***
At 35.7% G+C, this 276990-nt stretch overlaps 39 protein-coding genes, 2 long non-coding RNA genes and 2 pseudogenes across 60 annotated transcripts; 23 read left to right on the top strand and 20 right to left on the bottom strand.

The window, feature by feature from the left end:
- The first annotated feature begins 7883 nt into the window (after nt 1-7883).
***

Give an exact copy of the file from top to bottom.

At 35.7% G+C, this 276990-nt stretch overlaps 39 protein-coding genes, 2 long non-coding RNA genes and 2 pseudogenes across 60 annotated transcripts; 23 read left to right on the top strand and 20 right to left on the bottom strand.

The window, feature by feature from the left end:
- The first annotated feature begins 7883 nt into the window (after nt 1-7883).